Replacing or adding new physicians and staff is a challenge many growing practices face. This process is costly in terms of both time and money. Furthermore, the ongoing physician shortage has complicated and compounded this already difficult process.
However, it is crucial that providers, staff, and stakeholders thoroughly vet candidates to find those who will make the best long-term fit for a practice and the surrounding community. When done right, this painstaking process can take up to 24 months!
Taking the time to properly select the right candidate can save resources later. If the first hire leaves because it wasn’t the right fit, rehiring and retraining someone to fill their place can cost approximately one year’s salary. One way to reduce the chances of this happening is through behavioral interviewing.
What Is Behavioral Interviewing?
Behavioral interviewing involves assessing a candidate’s qualifications by asking them how they reacted (or would react) in specific situations that may happen at your practice. The candidate’s answers will give you a realistic idea of how they would contribute to your practice if hired.
Before conducting a behavioral interview, you first need to determine what values are important to your practice. Aside from prioritizing patient health, are you looking for candidates who demonstrate characteristics similar to what you envision for your practice? What traits are you looking for in a potential candidate and why? Are these values and traits aligned with your community’s? You have to determine what those answers are before you start asking.
Where to Start?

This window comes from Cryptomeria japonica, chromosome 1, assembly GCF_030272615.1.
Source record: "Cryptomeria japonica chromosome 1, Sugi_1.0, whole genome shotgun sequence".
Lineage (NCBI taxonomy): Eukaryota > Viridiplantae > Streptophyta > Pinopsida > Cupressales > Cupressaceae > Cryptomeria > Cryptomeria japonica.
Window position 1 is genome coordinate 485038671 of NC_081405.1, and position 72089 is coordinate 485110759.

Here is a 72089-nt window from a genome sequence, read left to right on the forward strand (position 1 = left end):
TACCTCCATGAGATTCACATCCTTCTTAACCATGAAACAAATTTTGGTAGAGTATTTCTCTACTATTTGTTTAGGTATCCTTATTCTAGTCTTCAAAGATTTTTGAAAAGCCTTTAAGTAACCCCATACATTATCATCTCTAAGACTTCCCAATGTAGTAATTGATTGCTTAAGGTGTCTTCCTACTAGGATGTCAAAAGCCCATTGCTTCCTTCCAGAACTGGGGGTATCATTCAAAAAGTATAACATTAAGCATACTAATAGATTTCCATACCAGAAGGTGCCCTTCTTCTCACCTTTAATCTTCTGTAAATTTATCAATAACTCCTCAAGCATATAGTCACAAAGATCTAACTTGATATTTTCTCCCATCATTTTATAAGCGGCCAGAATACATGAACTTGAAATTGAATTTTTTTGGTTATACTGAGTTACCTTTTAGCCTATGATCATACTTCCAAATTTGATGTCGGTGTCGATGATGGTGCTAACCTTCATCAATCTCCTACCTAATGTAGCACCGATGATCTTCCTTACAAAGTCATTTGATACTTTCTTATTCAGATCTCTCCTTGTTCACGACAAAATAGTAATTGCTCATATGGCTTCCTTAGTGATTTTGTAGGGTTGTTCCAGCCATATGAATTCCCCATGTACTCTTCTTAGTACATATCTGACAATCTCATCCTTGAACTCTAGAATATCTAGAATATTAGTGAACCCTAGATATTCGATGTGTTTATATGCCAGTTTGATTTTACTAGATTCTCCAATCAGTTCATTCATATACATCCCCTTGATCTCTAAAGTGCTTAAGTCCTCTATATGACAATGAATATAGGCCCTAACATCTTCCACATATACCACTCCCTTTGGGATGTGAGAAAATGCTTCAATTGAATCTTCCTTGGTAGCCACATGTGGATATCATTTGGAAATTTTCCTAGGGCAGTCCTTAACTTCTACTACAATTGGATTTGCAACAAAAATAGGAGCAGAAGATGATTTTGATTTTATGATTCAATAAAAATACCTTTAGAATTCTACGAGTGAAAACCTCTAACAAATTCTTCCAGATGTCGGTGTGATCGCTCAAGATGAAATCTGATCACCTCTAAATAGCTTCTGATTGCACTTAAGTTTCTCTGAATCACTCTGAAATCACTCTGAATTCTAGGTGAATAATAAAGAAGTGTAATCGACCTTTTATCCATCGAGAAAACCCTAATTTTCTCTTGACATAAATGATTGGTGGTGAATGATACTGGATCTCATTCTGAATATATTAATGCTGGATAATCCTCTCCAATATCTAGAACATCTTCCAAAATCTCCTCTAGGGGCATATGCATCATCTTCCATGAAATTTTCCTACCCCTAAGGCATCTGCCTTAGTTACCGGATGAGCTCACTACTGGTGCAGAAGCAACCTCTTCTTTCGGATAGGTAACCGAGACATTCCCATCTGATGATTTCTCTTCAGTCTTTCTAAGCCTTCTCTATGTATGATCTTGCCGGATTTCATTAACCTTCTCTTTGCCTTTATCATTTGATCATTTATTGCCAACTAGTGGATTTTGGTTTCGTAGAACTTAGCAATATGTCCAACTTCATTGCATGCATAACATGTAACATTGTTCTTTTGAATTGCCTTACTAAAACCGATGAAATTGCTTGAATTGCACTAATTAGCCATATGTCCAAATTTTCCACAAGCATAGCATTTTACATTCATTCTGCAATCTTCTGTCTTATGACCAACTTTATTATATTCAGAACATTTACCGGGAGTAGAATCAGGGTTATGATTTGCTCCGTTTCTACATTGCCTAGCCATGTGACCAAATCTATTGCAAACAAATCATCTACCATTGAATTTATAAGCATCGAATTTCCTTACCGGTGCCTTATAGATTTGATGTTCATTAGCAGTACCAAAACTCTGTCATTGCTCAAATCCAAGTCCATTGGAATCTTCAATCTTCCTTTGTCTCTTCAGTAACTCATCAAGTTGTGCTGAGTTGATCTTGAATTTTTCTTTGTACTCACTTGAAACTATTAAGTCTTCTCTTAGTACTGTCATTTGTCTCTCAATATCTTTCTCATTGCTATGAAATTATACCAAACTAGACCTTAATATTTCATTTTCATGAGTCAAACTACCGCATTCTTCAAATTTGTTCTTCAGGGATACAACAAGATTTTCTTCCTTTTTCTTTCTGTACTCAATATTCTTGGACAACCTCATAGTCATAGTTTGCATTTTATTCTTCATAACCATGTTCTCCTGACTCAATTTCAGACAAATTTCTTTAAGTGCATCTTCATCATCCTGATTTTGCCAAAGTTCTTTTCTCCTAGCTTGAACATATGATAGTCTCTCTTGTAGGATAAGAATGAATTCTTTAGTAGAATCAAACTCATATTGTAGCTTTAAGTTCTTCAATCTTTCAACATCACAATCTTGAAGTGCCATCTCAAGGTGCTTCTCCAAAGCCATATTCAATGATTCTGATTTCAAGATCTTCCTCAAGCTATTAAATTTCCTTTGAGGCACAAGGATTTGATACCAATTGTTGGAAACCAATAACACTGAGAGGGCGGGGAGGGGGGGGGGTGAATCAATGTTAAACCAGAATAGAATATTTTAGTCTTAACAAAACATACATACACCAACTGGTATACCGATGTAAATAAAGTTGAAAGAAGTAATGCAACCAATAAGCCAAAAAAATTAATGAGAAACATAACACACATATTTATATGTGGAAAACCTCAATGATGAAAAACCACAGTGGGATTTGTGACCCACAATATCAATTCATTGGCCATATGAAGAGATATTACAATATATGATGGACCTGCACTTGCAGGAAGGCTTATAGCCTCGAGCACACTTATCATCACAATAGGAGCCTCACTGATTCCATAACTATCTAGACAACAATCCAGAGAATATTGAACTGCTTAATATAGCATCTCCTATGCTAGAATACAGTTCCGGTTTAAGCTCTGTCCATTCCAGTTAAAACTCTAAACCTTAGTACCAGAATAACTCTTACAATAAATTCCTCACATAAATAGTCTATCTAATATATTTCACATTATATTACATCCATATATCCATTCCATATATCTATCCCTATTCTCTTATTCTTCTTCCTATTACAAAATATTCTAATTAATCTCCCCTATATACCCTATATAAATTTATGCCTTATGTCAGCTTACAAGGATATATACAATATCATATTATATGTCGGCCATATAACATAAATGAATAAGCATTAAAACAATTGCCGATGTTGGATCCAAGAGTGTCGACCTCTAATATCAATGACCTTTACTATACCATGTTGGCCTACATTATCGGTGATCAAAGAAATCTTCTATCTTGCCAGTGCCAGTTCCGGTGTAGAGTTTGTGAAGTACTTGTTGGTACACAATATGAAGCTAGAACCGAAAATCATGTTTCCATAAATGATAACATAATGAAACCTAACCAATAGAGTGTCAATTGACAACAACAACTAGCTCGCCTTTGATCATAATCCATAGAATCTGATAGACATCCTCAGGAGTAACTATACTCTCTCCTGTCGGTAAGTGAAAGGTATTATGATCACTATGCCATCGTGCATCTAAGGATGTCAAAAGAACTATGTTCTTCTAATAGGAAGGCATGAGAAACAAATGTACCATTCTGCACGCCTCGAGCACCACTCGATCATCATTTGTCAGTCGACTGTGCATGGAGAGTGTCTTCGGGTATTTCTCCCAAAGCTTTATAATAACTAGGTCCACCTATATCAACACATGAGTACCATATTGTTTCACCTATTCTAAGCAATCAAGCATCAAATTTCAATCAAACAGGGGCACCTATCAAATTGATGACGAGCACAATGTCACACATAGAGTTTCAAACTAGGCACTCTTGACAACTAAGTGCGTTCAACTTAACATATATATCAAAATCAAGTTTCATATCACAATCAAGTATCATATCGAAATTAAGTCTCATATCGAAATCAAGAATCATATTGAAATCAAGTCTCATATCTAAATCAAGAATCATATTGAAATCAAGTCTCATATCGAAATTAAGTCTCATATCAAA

If you want candidates to respond genuinely and informatively, you want to avoid being overly specific or overly abstract. Give them some room to interpret the question as it relates to them. Also, be careful not to ask too much at once. You can always break a long question down into shorter, smaller questions to get more focused answers.
Here are some questions that fit those criteria:
- Tell me about a time when you didn’t meet a patient, family member, or customer’s expectations. How did you react?
- What is a mistake related to patient care you’ve seen non-physician staff make?
- Follow-Up Question: How did you fix the error, educate the assistant, and preserve the working relationship?
- What is a clinical leader’s most valuable skill?
- Follow-Up Question: How did you leverage that skill to lead? What was the outcome?
- What was a positive clinical example you set for your team?
- Follow-Up Question: What motivated you to do what you did? What was the outcome for your team or your patients?
In each of these questions, you are asking the candidate to look introspectively and assess their own reaction to a specific situation. These are open-ended questions that invite a meaningful conversation between you and your candidates.
What Comes Next?
Beyond behavioral interviewing, there are other ways you can attract the right candidates to your practice.
- Move quickly. Respond to promising candidates as quickly as possible. Other employers will aggressively pursue candidates with experience, so you want to assume each candidate you interview has or will soon have multiple offers. Younger candidates tend to have large student debt coming out of medical school, so they are more likely to jump on an offer if you do not respond in a timely manner.
- Give yourself plenty of lead time. Hiring a new physician costs independent practices $40,000 or more, and the recruitment process can take two years. This may seem like a lot of time, but it’s really the amount of time you need to determine what questions you need to ask, ask them, and reflect. Make sure you agree on a timeline for a decision from the candidate. Nothing is worse than choosing that one perfect candidate, only to find out they’ve already accepted another position, so you want to keep interviewing until you have a signed contract from the candidate.
- Consult with your retiring physicians. You won’t be able to completely replace your retiring physicians, but you can get the recruitment process off to the right foot by having proactive conversations with them about the direction you would like to take your practice after their departure.
Hiring physicians can be a lengthy and expensive process, but if you ask the right questions, it’ll all be worth it. For more information about physician recruitment, check out our “Tips From a Physician Recruiter” on our podcast, The Break Room.
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